Within the broad definition, conveyancing would be regarded as non-contentious, yet I have known conveyancing transactions turn into bitter fights. They do not have to involve high hedges, which has been another of my preoccupations in the House. I am quite deliberately putting on the record my hope that not too many cases rest on the distinction between contentious and non-contentious business, because it is a false distinction. At the risk of repeating myself, the apparently contentious can be resolved amicably and the apparently non-contentious can flare up into the most fearful fight.

I remember hearing one cynical friend complain, when we were both young solicitors, that he was not enjoying his time in the conveyancing department because almost every file that he opened ended up in the litigation department. That cannot have been very good for the reputation of his firm, but it is with some distaste that I recognise it to be entirely possible.

I do not wish to trespass on eternity. My remarks will have some definition and finality in just a moment. I also want to say that my anxieties are not merely those of a Conservative spokesman, although I cannot disavow that role. They are more fundamental. They are the anxieties of an elected Member of Parliament concerned with the way that we legislate and make the law in our country. That is perhaps my first point of unease. We are here making law purely in Northern Ireland.

A number of people who gave evidence to the Northern Ireland Assembly asked that if the Government are to make this general to the United Kingdom pretty soon, they should say so. I recognise that, as the Minister has explained in other contexts, special treatment is sometimes needed for Northern Ireland. I will not dispute that, but it is always better if the law in the Province is the same as the law in Britain. I am not too happy that the authority to set these procedures in motion should be in the hands of a county court judge. I am not quite sure of the status, seniority and rank of a county court judge in Northern Ireland. It may be senior to a county court judge in England. I am prepared to learn about that. I should like this matter to be dealt with at a higher level. I should like a derogation of presumed rights to be at the highest possible level. I should have preferred that the body that represents the most senior judges in Northern Ireland had this exclusive right.

David Capper, a senior lecturer at Queen's university of Belfast, has expressed anxiety about whether the proposals infringe article 8 of the European convention on human rights.

I shall conclude with the evidence of the Northern Ireland Law Society, given to the Northern Ireland Assembly. Its president rightly said:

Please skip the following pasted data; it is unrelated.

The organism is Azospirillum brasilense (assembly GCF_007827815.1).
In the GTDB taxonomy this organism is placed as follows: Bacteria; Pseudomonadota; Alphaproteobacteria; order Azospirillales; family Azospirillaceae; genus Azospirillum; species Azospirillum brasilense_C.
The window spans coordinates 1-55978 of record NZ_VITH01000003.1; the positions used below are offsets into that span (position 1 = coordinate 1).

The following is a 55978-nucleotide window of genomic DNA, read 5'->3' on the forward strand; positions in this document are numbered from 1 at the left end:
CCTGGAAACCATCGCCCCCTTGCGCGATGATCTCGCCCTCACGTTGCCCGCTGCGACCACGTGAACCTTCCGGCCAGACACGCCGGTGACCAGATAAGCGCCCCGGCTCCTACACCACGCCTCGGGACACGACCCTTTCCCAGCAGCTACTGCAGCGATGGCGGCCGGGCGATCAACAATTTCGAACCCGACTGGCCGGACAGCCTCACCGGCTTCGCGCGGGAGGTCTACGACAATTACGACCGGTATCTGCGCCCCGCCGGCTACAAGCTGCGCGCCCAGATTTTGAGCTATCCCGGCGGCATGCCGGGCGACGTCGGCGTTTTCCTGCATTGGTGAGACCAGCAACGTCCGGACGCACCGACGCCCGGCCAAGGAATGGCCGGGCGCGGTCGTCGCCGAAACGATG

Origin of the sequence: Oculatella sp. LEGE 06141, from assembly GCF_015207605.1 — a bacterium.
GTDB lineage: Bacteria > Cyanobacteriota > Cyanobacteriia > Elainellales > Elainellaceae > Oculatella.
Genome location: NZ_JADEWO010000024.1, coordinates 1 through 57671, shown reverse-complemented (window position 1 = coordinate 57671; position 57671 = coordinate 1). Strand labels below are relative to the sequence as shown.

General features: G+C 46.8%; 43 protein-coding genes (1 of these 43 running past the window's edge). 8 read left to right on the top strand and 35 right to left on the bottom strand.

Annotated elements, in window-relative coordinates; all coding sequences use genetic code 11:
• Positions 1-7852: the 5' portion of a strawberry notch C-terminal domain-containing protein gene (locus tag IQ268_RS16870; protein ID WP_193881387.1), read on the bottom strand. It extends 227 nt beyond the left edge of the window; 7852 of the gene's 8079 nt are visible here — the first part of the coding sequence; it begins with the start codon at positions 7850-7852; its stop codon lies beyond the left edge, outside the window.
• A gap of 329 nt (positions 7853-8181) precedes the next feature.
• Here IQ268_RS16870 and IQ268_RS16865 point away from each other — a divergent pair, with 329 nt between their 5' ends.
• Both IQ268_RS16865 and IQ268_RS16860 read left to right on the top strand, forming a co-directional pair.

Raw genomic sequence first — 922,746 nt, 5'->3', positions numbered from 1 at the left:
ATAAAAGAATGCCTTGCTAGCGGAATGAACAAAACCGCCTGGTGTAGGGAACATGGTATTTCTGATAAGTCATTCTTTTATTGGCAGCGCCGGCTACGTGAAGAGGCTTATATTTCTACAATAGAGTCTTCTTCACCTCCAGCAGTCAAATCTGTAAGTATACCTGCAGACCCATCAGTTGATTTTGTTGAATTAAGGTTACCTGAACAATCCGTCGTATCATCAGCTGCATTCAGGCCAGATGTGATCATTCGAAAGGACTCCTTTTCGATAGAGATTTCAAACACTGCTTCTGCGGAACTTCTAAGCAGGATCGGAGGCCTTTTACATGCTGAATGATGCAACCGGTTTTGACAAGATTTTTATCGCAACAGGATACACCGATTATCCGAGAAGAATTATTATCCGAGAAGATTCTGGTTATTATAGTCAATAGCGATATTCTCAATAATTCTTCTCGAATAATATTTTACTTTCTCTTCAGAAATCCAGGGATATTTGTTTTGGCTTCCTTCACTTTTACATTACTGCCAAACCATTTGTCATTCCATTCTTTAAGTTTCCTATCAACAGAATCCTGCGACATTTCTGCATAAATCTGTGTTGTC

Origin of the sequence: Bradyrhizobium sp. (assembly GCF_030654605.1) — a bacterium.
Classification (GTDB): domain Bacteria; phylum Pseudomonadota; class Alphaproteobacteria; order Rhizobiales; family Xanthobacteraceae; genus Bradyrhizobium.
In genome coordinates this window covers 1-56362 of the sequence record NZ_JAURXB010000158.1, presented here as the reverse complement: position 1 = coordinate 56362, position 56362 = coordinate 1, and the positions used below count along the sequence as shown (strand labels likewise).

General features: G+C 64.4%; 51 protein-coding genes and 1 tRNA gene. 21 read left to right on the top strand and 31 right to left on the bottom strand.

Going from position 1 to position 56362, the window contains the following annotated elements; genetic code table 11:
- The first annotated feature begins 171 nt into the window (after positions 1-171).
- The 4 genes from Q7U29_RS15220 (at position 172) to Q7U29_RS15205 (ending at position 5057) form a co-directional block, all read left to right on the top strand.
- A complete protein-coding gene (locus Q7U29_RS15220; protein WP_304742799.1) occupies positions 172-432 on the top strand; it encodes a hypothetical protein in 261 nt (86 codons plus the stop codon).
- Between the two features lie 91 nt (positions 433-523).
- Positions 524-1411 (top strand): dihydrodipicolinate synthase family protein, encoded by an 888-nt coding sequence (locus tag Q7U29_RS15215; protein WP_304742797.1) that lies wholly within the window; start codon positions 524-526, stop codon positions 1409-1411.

``I should like to begin by making one point clear. The Law Society does not condone the activities of criminals, nor do we have any interest in affording protection to drug barons, terrorists or racketeers. We do understand and appreciate the objectives and sentiments of the proposals.''

So do I. He continued:

    ``These protections have not been devised by accident or by lawyers for lawyers. They are characteristic of all developed democratic legal systems over many centuries. The issue is not encroachment on lawyers' territory. It is the right which each of you have to consult your legal adviser about your personal business confident in the knowledge that the privacy of that consultation will be respected and will not lightly or arbitrarily be overridden.''

Those remarks are consistent with the Minister's statement that solicitor-client privilege is not absolute. I recognise that. The Minister said it, and he is right. The Northern Ireland Law Society knows it, too.

The Law Society also said that this measure should ideally be United Kingdom law, and it asked the Government to make it clear that it will be. Towards the end of its evidence, it made a similar point to that of Mr. David Capper, and said that

    ``the Government's assertion that the proposed legislation complies in all respects with the terms of the European Convention on Human Rights may not be well-founded''.

That question remains in the air.

Finally, and this point worries me most, it said that

    ``the effect of the amendments to the 1996 Order now proposed would appear to be to make client information available to the financial investigator retrospectively. That is, on commencement of the proposed Order, it would be possible for an inquiry to be raised about a transaction which was entered into by an individual prior to the introduction of this legislation on the basis that his or her confidence with his or her solicitor would be respected and preserved by law.''

That status could be overturned retrospectively—not a happy prospect.

I hope that I have done justice to my sincere reservations about the proposals. It would be easy to have let the afternoon pass by saying, ``Let us get after the drug barons and the wicked profiteers'', but if I had done so, I would have failed in my duty. Serious reservations remain about the proposals, and they come from men much cleverer and more learned than I. I have offered a humble echo of serious misgivings. I hope that the Government will work further on the proposals before the legislation is passed. As I said at the outset, I reserve my position. I shall not oppose the Government, but I shall withhold my support.

4.58 pm